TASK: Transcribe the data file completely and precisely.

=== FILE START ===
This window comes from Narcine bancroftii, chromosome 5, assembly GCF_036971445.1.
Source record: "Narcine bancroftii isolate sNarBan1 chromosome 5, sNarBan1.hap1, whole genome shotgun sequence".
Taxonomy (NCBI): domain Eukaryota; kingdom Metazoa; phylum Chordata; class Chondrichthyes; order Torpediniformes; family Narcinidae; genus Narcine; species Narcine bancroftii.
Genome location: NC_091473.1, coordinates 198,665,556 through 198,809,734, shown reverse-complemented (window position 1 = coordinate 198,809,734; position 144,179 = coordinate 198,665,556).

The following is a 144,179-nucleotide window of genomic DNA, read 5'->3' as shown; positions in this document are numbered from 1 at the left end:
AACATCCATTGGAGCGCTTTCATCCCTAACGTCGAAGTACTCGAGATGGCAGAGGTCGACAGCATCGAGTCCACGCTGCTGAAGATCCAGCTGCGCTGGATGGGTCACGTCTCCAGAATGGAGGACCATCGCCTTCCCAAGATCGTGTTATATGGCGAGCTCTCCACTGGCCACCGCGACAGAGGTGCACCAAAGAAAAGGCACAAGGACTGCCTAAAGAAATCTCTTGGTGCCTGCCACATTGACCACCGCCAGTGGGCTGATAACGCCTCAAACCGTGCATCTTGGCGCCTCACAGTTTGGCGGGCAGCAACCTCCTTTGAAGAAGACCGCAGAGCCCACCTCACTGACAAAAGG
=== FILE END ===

This window comes from Narcine bancroftii, chromosome 5, assembly GCF_036971445.1.
Source record: "Narcine bancroftii isolate sNarBan1 chromosome 5, sNarBan1.hap1, whole genome shotgun sequence".
Taxonomy (NCBI): domain Eukaryota; kingdom Metazoa; phylum Chordata; class Chondrichthyes; order Torpediniformes; family Narcinidae; genus Narcine; species Narcine bancroftii.
Genome location: NC_091473.1, coordinates 198,665,556 through 198,809,734, shown reverse-complemented (window position 1 = coordinate 198,809,734; position 144,179 = coordinate 198,665,556).

The following is a 144,179-nucleotide window of genomic DNA, read 5'->3' as shown; positions in this document are numbered from 1 at the left end:
AACATCCATTGGAGCGCTTTCATCCCTAACGTCGAAGTACTCGAGATGGCAGAGGTCGACAGCATCGAGTCCACGCTGCTGAAGATCCAGCTGCGCTGGATGGGTCACGTCTCCAGAATGGAGGACCATCGCCTTCCCAAGATCGTGTTATATGGCGAGCTCTCCACTGGCCACCGCGACAGAGGTGCACCAAAGAAAAGGCACAAGGACTGCCTAAAGAAATCTCTTGGTGCCTGCCACATTGACCACCGCCAGTGGGCTGATAACGCCTCAAACCGTGCATCTTGGCGCCTCACAGTTTGGCGGGCAGCAACCTCCTTTGAAGAAGACCGCAGAGCCCACCTCACTGACAAAAGG